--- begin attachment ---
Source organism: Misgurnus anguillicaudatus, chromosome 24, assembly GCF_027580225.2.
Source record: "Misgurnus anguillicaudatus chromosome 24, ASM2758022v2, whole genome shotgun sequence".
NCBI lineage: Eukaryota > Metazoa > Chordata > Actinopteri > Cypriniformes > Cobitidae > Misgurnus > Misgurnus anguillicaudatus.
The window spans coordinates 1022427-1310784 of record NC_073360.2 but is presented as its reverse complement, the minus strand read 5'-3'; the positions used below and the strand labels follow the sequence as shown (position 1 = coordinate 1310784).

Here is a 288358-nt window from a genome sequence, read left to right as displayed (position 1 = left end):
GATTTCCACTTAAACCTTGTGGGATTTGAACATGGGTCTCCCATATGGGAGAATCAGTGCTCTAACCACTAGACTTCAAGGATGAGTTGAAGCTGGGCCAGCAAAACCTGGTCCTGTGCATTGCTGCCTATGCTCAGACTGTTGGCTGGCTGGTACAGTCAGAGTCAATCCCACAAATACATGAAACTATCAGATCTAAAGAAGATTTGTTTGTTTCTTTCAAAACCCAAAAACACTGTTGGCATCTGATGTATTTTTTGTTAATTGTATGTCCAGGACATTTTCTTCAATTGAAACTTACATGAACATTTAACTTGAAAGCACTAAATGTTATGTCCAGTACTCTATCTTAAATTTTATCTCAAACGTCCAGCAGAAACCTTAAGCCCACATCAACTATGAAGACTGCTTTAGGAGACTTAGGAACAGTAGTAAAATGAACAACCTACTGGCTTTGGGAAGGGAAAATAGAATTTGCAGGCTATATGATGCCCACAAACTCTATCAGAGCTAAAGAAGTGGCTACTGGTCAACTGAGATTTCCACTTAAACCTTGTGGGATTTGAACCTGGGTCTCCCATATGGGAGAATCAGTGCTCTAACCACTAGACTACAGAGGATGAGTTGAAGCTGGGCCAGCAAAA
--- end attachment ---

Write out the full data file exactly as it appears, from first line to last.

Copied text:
Source organism: Misgurnus anguillicaudatus, chromosome 24, assembly GCF_027580225.2.
Source record: "Misgurnus anguillicaudatus chromosome 24, ASM2758022v2, whole genome shotgun sequence".
NCBI lineage: Eukaryota > Metazoa > Chordata > Actinopteri > Cypriniformes > Cobitidae > Misgurnus > Misgurnus anguillicaudatus.
The window spans coordinates 1022427-1310784 of record NC_073360.2 but is presented as its reverse complement, the minus strand read 5'-3'; the positions used below and the strand labels follow the sequence as shown (position 1 = coordinate 1310784).

Here is a 288358-nt window from a genome sequence, read left to right as displayed (position 1 = left end):
GATTTCCACTTAAACCTTGTGGGATTTGAACATGGGTCTCCCATATGGGAGAATCAGTGCTCTAACCACTAGACTTCAAGGATGAGTTGAAGCTGGGCCAGCAAAACCTGGTCCTGTGCATTGCTGCCTATGCTCAGACTGTTGGCTGGCTGGTACAGTCAGAGTCAATCCCACAAATACATGAAACTATCAGATCTAAAGAAGATTTGTTTGTTTCTTTCAAAACCCAAAAACACTGTTGGCATCTGATGTATTTTTTGTTAATTGTATGTCCAGGACATTTTCTTCAATTGAAACTTACATGAACATTTAACTTGAAAGCACTAAATGTTATGTCCAGTACTCTATCTTAAATTTTATCTCAAACGTCCAGCAGAAACCTTAAGCCCACATCAACTATGAAGACTGCTTTAGGAGACTTAGGAACAGTAGTAAAATGAACAACCTACTGGCTTTGGGAAGGGAAAATAGAATTTGCAGGCTATATGATGCCCACAAACTCTATCAGAGCTAAAGAAGTGGCTACTGGTCAACTGAGATTTCCACTTAAACCTTGTGGGATTTGAACCTGGGTCTCCCATATGGGAGAATCAGTGCTCTAACCACTAGACTACAGAGGATGAGTTGAAGCTGGGCCAGCAAAA